Sunday 19 December 2021

Martyrs of Korea - Father Richard Rutt - CTS Biographies

Martyrs of Korea
Father Richard Rutt
Catholic Truth Society
CTS Booklet B668

I stumbled across this volume while doing research for a review of a different book from the Catholic Truth Society. I had read many books in the CTS 20th Century Martyrs Series, I discovered in the back of one a book I had not heard of and it led me to this volume and several others that are currently out of print, they are:

Martyrs of Korea
The Martyrs of Uganda
Martyrs of Nagasaki
Martyrs of Vietnam: 
     Saints Andrew DungLac, Jean Theophane Venard and Their Companions

And a few more titles in the 20th Century series. To date this is the only one I have been able to track down and it was well worth the effort and so worth the read. Over the last several years I have read over 250 books and booklets from the Catholic Truth Society, there are many great series and many wonderful authors. Some of the books are not easy reads, and I include this one in that list, reading about Martyrs of the 20th Century, from England, Ireland and Wales, and now the Orient are not always easy to read. But they are important reads, and these are stories we should know. But of all the books I have read about Martyrs this one is by far the hardest. The means of torture and execution used are not for the feint of heart. 

The description of this volume is:

“The Church in Korea began in the late 18th century, and is to date the only local Church to have been founded entirely by lay people. Yet within a century this fledgling Church could count as many as 10,000 heroic witnesses to the faith among its number. The martyrs of Korea suffered the most painful torture and death courageously. In the words of Augustine Yu, who was himself martyred together with his wife, and son and brother and who was typical in his faith and bravery in the face of death: “Once having known God, I cannot possibly betray him.””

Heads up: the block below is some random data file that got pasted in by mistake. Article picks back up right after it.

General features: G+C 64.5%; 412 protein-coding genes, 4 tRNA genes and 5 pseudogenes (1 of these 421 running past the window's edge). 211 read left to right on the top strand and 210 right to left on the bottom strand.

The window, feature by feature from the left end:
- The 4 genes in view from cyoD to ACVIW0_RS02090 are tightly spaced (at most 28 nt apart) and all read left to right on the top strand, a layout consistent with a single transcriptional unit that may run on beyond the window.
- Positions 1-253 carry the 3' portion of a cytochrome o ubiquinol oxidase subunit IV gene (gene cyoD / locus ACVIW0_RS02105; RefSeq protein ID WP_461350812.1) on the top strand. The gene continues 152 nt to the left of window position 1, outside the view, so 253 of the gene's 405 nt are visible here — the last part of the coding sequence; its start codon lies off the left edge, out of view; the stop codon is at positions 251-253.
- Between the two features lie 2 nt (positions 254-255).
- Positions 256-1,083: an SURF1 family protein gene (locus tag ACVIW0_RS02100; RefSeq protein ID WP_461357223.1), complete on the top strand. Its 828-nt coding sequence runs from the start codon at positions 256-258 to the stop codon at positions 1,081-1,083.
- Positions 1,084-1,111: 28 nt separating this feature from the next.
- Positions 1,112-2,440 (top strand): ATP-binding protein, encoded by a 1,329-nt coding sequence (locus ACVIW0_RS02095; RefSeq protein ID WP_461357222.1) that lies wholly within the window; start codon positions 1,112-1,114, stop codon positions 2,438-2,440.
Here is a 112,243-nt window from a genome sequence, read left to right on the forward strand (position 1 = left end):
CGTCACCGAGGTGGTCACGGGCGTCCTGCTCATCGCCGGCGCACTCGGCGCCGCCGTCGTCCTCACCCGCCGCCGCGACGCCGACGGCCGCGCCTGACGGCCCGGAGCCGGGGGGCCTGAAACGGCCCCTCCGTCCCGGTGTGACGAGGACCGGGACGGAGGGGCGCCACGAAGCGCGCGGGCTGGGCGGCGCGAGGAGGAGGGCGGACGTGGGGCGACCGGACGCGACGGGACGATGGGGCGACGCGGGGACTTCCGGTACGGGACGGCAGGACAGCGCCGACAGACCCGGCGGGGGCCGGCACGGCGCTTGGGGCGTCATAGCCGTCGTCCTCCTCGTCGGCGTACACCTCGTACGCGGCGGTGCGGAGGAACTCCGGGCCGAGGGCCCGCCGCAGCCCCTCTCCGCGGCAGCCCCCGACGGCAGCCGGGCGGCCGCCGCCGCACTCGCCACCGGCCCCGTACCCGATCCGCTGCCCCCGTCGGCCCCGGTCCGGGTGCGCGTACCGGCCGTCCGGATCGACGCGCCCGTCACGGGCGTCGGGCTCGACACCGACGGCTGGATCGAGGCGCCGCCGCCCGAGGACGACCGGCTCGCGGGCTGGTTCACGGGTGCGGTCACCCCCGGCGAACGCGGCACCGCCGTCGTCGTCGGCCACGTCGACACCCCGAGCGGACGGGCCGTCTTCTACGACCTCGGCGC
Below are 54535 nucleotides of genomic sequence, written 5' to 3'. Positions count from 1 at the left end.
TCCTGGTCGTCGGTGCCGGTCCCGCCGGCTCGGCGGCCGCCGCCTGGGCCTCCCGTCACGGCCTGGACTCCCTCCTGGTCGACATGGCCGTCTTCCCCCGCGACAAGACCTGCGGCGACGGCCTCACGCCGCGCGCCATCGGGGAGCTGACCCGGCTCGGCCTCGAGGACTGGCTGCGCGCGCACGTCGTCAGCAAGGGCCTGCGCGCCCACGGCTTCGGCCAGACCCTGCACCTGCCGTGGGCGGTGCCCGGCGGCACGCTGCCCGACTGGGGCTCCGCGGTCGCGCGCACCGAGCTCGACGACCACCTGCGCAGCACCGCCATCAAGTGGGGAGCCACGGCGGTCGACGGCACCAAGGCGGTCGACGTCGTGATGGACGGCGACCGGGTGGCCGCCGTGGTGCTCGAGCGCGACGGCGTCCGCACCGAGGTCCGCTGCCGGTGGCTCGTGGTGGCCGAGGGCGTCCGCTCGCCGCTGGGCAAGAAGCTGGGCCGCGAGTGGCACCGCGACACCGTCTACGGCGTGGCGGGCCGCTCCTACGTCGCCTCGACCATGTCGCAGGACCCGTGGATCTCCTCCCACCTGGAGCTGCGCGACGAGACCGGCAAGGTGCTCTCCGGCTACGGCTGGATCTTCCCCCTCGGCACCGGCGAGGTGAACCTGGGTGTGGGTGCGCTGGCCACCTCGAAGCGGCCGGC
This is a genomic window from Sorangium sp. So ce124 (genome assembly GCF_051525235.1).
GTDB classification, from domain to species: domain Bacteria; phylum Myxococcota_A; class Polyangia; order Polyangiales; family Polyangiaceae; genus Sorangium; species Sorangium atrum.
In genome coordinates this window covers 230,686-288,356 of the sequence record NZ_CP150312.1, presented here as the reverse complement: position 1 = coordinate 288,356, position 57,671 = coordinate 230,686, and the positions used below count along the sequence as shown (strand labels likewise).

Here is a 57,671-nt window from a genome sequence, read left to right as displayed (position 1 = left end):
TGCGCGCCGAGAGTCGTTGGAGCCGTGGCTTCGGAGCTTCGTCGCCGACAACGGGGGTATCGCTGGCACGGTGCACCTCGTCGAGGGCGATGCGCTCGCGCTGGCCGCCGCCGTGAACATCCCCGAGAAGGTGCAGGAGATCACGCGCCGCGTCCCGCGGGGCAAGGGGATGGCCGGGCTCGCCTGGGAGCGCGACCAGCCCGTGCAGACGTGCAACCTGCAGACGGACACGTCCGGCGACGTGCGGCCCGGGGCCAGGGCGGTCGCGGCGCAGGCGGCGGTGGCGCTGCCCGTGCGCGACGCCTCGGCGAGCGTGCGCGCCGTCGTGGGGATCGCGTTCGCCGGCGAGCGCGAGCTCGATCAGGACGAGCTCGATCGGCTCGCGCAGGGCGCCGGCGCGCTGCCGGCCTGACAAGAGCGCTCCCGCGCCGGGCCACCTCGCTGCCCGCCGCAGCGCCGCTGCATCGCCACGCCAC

This volume was published in 2002, some 18 years after Saint John Paul II canonized 103 Martyrs of Korea on May 6th of 1984.

The chapters in the volume are:

Land of Morning Calm 
     A Chinese culture
     Buddhists and shamans
     Science and democracy
     A Church Founded without missionaries
The First Martyrs
     A woman in charge
     Arrest and torture
     1801, The Year of the White Cock
     Thirty-five years waiting for a priest
French missionaries
     A pastoral bishop
     1839, The Year of the Yellow Pig
     Three men and four women. 24 May 1839
     One man and four women, 20 July 1839
     The maker of straw shoes
     Father of a priest
     The good shepherd gives up his life for the sheep
     Strong Women
     Three male martyrs and three more women
     Boy martyr
     Paul’s mother
     Winter martyrs
     Five men and five women
     Rebellion and poor harvests
Saint Andrew Kim
     Eight friends
     A twenty-year lull
     1866, The Year of the Red Horse
8,000 Martyrs
     Princess Mary
     The martyrs’ heritage
Flowering of the Church in Korea
     Korean Martyrs inscribed in the list of saints
103 Martyrs of Korea Canonized 6 May 1984.

I highlighted many passages while reading this volume, some of them are:

“Like China and Japan, Korea was a closed land, allowing neither foreigner in nor its own people out.”

“As for Christianity. well-read men had sometimes heard of it. Since the Churches of the Reformation had not yet begun missions in East Asia,  for Koreans ‘Christian' meant 'Catholic'. They knew there were some Christians in China: but Christianity had been virtually extinguished in Japan, and was kept out of Korea because of respect for Confucius.”

“One of these young intellectuals was 30-year-old Yi Pyok. He was intrigued by what he read in books from China that were circulating among his friends. He discovered that the God of the Christians loved all men equally. This very reasonable doctrine might lead to changes in social justice. Perhaps he overestimated the stress placed on this point by the Catholic Church of that period, but it led him to further study of the Christian religion, and in 1777 he gathered a few friends of his own age for group study.”

“To become a Christian was dangerous.”

“Even though more Korean women than men have been canonised, the canonisation of Columba Kang would bring more attention to the powerful role of women in the story of Korea's martyrs. In periods of persecution women are always vital to the strength of the Church: they train their sons and daughters to be ready for martyrdom. Columba did more. She was for seven crucial years the chief organiser of the Church.”